“They [the Egyptians] are religious to excess, beyond any nation in the world.” –Herodotus, Histories, Vol. II (Euterpe): An Account of Egypt
The View from Postmodernity
What is it about ancient Egypt that captures our hearts and fascinates us through the millennia? Continue reading
What we call the beginning is often the end
And to make an end is to make a beginning.
The end is where we start from. And every phrase
And sentence that is right (where every word is at home,
Taking its place to support the others,
The word neither diffident nor ostentatious,
An easy commerce of the old and the new,
The common word exact without vulgarity,
The formal word precise but not pedantic,
The complete consort dancing together)
Every phrase and every sentence is an end and a beginning,
Every poem an epitaph. And any action
Is a step to the block, to the fire, down the sea’s throat
Or to an illegible stone: and that is where we start.
We die with the dying:
See, they depart, and we go with them.
We are born with the dead:
See, they return, and bring us with them.
–T.S. Eliot, Four Quartets (“Little Gidding”), 1942. Section V
Epilogue, Part 1
Thursday, July 9, 2015
“Anna, my spirit guides told me this: ‘The place where this all started [Hawaii] is what’s going to heal her.'”
Circle Sanctuary’s 35th annual Pagan Spirit Gathering gets underway this weekend, and I’ll be presenting two Kemetic-themed workshops/leading group rituals there for the second consecutive year. In my preparations for one of the workshops, a Kemetic Reconstructionism 101 primer aimed at an adult audience of mostly eclectic Pagans and perhaps (hopefully!) a smattering of Reconstructionists from other traditions (Hellenismos and Heathenry, for the most part), I thought it would be useful to fully articulate not just what Kemetic Reconstructionism is, but what it most decidedly is not: Tameran Wicca, which, I suspect, many people in the audience will be coming from as a frame of reference. After delineating what strike me as the most crucial distinctions between the two Egyptian-oriented traditions, I devised what I’m calling a Ninefold Kemetic Worldview; it appears below.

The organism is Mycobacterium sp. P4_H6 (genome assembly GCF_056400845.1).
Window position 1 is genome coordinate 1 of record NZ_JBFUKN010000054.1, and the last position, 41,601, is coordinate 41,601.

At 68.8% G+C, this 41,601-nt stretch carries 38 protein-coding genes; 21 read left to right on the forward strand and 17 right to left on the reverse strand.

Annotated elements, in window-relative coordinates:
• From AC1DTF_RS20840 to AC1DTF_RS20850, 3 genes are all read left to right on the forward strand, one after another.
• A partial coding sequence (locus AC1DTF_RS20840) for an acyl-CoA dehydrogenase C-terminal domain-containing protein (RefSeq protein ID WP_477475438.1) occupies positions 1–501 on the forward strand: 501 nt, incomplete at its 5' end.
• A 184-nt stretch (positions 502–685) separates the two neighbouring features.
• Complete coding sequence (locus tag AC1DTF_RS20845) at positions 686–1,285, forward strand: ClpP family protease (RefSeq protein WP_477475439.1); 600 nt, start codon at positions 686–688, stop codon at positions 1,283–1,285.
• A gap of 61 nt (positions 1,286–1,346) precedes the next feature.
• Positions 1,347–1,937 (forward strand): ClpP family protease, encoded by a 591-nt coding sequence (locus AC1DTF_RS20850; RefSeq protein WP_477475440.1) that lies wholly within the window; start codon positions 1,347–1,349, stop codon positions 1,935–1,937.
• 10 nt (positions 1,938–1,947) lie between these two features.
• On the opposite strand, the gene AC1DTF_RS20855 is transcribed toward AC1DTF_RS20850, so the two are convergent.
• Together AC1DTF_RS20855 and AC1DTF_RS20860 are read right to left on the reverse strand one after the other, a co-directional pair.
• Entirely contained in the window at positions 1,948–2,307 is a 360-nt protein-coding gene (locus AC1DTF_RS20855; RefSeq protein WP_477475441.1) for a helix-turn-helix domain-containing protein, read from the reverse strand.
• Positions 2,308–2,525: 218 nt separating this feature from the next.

“That night the Baron dreamt of many a woe,
And all his warrior-guests, with shade and form
Of witch, and demon, and large coffin-worm,
Were long be-nightmar’d.”–John Keats, “The Eve of St. Agnes” (1820)
I hadn’t experienced any night terrors in years. Between 12:30 and 4:30 CDT this morning, however, I experienced no less than a trio of related nightmares, all of which included a malevolent, shadowy being crushing my chest so that I was incapable of rising from my bed and helping whoever it was that needed help (my father in the first nightmare and Hela, my one-eyed kitten, in the third) and that horrible inability to scream when you really want to scream. I found myself incapable of articulating any semblance of words, not even “NO!” nor “Help!” nor my father’s nor my kitten’s names. My dreaming self/night-journeying, free-roaming soul/ka–whatever you want to call it–could neither move nor speak. It was truly as though an entity had placed fetters upon me, one of the most dire forms of binding magic that can be placed upon a person.
What an auspicious and delicious Friday the 13th this has been, and I haven’t even left the office yet to begin my lovely and leisurely three-day Valentine’s Day/Presidents’ Day holiday weekend! (Io, Aphrodite!) I’m just giddy that this is the first easy-going Friday I’ve had at my job in months. And while much of my focus, die-hard romantic gal that I am, is centered on the joie-de-vivre that my bodacious beau Daniel and I are sure to experience tomorrow at the Lyric Opera production of Wagner’s “Tannhäuser” (let’s get medieval!), February 14 is also a very special day for me because in the old Cairo calendar, it’s the Feast of Anubis, the jackal-headed son of my Patron Goddess, Nephthys. The Egyptian god Anpu or Yinepu–Anubis to the Greeks–has been making His presence known in my life in major ways in the past couple of weeks, particularly by offering His services as a spiritual guide and protector, so I’ve decided to set up an additional shrine to Him here at my office desk just now! (Crazy colleagues and clients, be gone!)
A serious contender for my next tattoo! I love how majestic Anubis looks but check out that fierce and fabulous Ammit towering above the scale! Gotta love that “Eater of Souls”! RAWR!
Theologically speaking, as a hard polytheist, I believe that the Deities I love and serve objectively exist and have distinct, independent personalities with likes and dislikes, preferred/time-honored ritual offerings, and unique bodies of lore surrounding Them. They are not mental constructs/Jungian archetypes drawn from some collective Unconscious well. Continue reading
Editorial Comment: I am extremely pleased that the essay you’re about to read below has been accepted for publication in Bibliotheca Alexandrina’s forthcoming anthology on the goddess Sekhmet entitled Daughter of the Sun: A Devotional Anthology in Honor of Sekhmet. My essay is being published under my legal name and I will retain all copyrights to it. The book is being released next month; I’m so excited!
“Sekhmet and the Ma’at of Letting Go”
Just prior to leaving for the 2014 Pagan Spirit Gathering, held June 15-22 in Illinois, I had been seeing, due to its popularity among several of my friends, a recurring post on my Facebook News Feed—one that irked me.